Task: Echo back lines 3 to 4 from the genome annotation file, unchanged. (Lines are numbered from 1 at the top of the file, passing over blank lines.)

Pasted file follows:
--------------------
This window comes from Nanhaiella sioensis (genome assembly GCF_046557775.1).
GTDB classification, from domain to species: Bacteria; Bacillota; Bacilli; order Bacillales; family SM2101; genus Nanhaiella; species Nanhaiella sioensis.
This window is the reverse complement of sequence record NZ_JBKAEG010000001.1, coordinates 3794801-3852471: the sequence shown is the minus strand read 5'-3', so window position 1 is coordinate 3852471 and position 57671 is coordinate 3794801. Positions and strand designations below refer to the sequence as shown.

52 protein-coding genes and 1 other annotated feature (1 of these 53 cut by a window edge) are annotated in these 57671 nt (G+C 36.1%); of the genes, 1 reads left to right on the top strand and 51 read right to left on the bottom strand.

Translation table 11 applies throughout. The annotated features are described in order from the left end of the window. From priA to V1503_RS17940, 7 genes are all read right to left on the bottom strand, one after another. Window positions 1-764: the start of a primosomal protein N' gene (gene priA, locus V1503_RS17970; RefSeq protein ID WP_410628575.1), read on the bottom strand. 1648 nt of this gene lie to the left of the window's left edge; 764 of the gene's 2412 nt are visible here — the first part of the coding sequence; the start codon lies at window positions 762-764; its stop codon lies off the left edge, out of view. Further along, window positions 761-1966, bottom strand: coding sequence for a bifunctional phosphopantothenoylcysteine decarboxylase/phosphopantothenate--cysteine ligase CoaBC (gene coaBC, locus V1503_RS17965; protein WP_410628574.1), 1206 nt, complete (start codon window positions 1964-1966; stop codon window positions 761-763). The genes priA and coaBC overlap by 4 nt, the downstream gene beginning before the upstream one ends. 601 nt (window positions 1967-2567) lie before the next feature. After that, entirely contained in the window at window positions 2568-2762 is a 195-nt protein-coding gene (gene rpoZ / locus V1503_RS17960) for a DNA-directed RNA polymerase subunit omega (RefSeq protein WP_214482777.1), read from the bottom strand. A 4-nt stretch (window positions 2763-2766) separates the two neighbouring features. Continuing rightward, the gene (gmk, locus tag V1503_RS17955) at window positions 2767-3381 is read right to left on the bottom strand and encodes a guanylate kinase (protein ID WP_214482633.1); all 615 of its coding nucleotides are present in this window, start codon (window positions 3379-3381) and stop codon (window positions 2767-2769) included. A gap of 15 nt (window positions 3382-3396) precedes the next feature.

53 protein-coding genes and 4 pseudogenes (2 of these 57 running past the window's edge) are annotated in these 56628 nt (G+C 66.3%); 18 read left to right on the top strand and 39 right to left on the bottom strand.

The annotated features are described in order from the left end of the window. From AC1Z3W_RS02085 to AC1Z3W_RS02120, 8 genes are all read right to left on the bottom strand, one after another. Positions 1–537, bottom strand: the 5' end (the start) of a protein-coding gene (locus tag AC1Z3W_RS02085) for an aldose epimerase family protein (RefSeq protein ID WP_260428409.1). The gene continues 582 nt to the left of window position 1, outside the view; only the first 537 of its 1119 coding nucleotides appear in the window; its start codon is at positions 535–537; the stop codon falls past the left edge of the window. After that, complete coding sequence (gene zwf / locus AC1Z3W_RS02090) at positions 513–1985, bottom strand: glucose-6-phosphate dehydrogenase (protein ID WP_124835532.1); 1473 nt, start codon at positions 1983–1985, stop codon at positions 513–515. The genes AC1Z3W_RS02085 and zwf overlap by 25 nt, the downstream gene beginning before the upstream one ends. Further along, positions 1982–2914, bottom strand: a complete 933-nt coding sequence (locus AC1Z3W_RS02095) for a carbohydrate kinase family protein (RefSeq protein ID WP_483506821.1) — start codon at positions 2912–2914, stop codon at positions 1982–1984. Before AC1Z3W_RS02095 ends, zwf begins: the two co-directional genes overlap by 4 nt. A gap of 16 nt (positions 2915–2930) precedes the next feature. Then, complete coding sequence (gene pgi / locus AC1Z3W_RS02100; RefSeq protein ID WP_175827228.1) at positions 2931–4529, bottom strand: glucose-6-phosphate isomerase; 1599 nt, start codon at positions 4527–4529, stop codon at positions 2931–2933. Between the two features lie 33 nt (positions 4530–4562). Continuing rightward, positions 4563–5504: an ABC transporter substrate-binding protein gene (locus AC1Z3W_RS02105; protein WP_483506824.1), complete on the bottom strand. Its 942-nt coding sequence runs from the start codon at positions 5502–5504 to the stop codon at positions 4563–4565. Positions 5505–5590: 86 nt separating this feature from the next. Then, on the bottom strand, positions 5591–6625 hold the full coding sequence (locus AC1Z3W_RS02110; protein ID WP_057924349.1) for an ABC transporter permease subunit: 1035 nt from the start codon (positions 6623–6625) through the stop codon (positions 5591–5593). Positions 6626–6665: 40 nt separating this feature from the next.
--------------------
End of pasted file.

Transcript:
This window is the reverse complement of sequence record NZ_JBKAEG010000001.1, coordinates 3794801-3852471: the sequence shown is the minus strand read 5'-3', so window position 1 is coordinate 3852471 and position 57671 is coordinate 3794801. Positions and strand designations below refer to the sequence as shown.

52 protein-coding genes and 1 other annotated feature (1 of these 53 cut by a window edge) are annotated in these 57671 nt (G+C 36.1%); of the genes, 1 reads left to right on the top strand and 51 read right to left on the bottom strand.